Is Waiver of Payment another form of PPI?

22 June 2012

Q

I had an adaptable endowment policy, which has now matured. When I went through the paperwork recently I found that a substantial charge had been made for 'Waiver of Payment'.This was designed to pay the premiums if I could not work. Is this classed as payment protection insurance and if so, could I have been mis-sold it?
From
IP, Leeds

A

I’m afraid Waiver of Payment is very different to PPI. Waiver of Payment (or Waiver of Premium) benefit means that you don’t have to pay premiums on your policy if you are unable to work due to long-term illness or incapacity, after a typical waiting period of three or six months.

Its purpose is to ensure that the policy can be maintained at a time when finances are becoming tight due to long-term loss or reduction in income.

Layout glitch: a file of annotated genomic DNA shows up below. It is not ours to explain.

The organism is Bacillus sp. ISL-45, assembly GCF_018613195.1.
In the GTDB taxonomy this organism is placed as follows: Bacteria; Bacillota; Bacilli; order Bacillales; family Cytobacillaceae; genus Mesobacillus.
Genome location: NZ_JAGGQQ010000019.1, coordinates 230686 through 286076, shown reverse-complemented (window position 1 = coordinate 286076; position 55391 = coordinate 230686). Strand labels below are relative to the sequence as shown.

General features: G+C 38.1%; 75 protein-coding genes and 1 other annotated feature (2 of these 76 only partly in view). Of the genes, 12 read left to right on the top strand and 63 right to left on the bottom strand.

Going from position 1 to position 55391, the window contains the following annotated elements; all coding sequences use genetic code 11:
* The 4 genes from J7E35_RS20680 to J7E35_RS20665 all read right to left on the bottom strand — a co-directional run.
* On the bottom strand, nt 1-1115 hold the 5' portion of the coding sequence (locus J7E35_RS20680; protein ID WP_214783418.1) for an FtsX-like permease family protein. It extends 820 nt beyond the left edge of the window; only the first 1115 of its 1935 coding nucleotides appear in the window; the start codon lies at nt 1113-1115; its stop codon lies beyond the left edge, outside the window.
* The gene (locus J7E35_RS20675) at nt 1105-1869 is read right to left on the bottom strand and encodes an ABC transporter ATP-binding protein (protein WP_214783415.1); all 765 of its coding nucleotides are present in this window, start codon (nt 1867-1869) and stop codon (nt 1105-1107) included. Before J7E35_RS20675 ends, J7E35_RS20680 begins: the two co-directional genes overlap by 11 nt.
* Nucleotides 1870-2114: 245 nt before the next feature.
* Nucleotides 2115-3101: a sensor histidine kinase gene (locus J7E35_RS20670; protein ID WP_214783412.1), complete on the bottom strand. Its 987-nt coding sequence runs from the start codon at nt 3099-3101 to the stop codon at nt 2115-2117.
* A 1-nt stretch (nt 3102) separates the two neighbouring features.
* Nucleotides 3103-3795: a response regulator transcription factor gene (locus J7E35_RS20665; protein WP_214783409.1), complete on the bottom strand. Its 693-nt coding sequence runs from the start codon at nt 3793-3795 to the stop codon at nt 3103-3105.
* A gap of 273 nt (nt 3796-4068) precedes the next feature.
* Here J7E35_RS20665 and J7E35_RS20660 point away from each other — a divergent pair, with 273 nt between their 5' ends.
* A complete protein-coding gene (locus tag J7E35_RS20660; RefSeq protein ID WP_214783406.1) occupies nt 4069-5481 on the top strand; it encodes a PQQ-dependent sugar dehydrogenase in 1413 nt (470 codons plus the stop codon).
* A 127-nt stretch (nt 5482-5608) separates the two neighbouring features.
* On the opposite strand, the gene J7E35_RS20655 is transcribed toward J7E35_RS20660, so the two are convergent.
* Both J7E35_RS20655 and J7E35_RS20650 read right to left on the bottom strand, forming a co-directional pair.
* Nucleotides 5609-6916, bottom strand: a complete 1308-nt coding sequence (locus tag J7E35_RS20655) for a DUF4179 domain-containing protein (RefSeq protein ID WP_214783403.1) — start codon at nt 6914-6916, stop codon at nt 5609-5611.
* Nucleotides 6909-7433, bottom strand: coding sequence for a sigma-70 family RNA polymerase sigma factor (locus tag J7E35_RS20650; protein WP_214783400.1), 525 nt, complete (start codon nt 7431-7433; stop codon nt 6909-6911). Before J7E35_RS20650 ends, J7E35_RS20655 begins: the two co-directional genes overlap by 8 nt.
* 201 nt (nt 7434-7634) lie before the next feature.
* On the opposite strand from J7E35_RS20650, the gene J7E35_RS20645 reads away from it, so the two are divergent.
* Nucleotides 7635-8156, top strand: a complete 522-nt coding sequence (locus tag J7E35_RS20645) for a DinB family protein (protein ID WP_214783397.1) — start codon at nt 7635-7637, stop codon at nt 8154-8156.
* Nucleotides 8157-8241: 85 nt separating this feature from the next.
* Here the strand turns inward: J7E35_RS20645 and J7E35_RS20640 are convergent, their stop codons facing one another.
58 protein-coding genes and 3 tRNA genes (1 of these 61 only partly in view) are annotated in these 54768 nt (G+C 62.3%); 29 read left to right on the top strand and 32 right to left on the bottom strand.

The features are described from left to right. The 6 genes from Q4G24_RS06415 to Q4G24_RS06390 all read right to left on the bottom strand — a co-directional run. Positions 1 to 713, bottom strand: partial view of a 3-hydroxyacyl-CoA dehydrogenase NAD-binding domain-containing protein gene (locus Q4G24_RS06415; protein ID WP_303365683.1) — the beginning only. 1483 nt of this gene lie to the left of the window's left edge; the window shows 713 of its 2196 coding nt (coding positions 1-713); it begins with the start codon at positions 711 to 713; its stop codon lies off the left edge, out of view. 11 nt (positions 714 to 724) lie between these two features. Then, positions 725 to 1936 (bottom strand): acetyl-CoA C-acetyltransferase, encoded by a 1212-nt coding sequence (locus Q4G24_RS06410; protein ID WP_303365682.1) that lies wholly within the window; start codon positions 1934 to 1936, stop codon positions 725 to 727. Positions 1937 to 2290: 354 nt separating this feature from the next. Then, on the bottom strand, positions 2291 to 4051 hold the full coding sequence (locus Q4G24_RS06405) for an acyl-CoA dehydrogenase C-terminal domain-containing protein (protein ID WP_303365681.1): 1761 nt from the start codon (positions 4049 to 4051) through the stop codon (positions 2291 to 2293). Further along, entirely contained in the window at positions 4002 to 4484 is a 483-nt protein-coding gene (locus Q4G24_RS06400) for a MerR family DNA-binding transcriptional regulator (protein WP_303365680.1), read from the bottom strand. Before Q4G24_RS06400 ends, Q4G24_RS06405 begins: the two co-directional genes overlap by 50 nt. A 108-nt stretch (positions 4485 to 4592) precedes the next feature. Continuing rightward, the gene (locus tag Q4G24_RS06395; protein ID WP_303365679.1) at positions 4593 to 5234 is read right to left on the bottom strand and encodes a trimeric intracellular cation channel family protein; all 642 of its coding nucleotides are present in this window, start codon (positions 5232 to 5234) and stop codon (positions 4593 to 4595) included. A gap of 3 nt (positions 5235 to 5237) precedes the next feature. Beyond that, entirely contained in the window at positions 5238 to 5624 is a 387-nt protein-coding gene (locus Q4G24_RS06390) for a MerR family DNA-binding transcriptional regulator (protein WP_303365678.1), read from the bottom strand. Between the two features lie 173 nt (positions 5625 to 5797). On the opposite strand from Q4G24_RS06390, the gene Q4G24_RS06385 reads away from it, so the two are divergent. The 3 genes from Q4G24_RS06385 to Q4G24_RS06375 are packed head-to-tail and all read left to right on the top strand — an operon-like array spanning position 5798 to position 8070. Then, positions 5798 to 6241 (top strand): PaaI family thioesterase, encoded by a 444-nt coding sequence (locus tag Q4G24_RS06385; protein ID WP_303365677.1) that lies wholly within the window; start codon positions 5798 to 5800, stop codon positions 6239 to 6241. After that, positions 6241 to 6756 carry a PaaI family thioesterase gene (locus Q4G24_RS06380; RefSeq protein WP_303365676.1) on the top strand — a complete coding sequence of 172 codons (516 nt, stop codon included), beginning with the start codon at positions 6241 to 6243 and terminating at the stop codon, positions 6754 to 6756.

The big difference between PPI and Waiver is that the former is an individual contract that is often sold with a loan, while the latter is a feature of a policy, such as your endowment. Waiver is often an optional feature but it actually works differently from PPI in many ways.

For example, PPI is typically a maximum 12-month benefit, but Waiver benefit lasts for the period of incapacity and so could provide cover for the remaining term of your policy. A key selling feature of PPI is redundancy cover (which some policyholders are ineligible for), but Waiver does not include this.

Furthermore, PPI provides automatic acceptance to every applicant, but the plans have many exclusions which have often only been understood at point of claim. Waiver benefit is underwritten at application stage based upon personal medical and occupational facts, and so a declined claim is far less likely.